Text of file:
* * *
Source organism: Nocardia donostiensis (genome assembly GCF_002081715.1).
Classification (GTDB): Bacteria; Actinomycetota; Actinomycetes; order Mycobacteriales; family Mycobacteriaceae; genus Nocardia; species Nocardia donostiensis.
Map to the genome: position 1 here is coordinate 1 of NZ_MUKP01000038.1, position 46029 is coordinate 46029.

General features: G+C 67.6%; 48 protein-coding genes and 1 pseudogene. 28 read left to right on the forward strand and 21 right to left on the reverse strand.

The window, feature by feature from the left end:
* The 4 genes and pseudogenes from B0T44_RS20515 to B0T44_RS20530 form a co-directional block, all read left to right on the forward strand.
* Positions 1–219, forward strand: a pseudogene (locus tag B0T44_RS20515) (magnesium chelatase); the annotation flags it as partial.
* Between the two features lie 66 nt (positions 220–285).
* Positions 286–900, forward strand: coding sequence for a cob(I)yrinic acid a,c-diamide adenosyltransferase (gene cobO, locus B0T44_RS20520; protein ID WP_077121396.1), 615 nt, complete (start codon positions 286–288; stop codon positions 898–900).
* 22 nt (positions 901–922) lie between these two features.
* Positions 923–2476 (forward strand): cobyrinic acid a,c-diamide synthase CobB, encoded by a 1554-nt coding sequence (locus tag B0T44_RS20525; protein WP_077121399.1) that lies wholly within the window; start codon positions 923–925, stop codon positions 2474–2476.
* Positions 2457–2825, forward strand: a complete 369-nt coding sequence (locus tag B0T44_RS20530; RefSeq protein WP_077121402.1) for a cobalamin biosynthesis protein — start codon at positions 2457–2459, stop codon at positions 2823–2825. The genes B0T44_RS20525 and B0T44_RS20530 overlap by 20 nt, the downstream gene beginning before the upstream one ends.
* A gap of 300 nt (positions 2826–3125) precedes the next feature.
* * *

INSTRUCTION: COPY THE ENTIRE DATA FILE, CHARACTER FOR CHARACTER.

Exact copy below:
Source organism: Nocardia donostiensis (genome assembly GCF_002081715.1).
Classification (GTDB): Bacteria; Actinomycetota; Actinomycetes; order Mycobacteriales; family Mycobacteriaceae; genus Nocardia; species Nocardia donostiensis.
Map to the genome: position 1 here is coordinate 1 of NZ_MUKP01000038.1, position 46029 is coordinate 46029.

General features: G+C 67.6%; 48 protein-coding genes and 1 pseudogene. 28 read left to right on the forward strand and 21 right to left on the reverse strand.

The window, feature by feature from the left end:
* The 4 genes and pseudogenes from B0T44_RS20515 to B0T44_RS20530 form a co-directional block, all read left to right on the forward strand.
* Positions 1–219, forward strand: a pseudogene (locus tag B0T44_RS20515) (magnesium chelatase); the annotation flags it as partial.
* Between the two features lie 66 nt (positions 220–285).
* Positions 286–900, forward strand: coding sequence for a cob(I)yrinic acid a,c-diamide adenosyltransferase (gene cobO, locus B0T44_RS20520; protein ID WP_077121396.1), 615 nt, complete (start codon positions 286–288; stop codon positions 898–900).
* 22 nt (positions 901–922) lie between these two features.
* Positions 923–2476 (forward strand): cobyrinic acid a,c-diamide synthase CobB, encoded by a 1554-nt coding sequence (locus tag B0T44_RS20525; protein WP_077121399.1) that lies wholly within the window; start codon positions 923–925, stop codon positions 2474–2476.
* Positions 2457–2825, forward strand: a complete 369-nt coding sequence (locus tag B0T44_RS20530; RefSeq protein WP_077121402.1) for a cobalamin biosynthesis protein — start codon at positions 2457–2459, stop codon at positions 2823–2825. The genes B0T44_RS20525 and B0T44_RS20530 overlap by 20 nt, the downstream gene beginning before the upstream one ends.
* A gap of 300 nt (positions 2826–3125) precedes the next feature.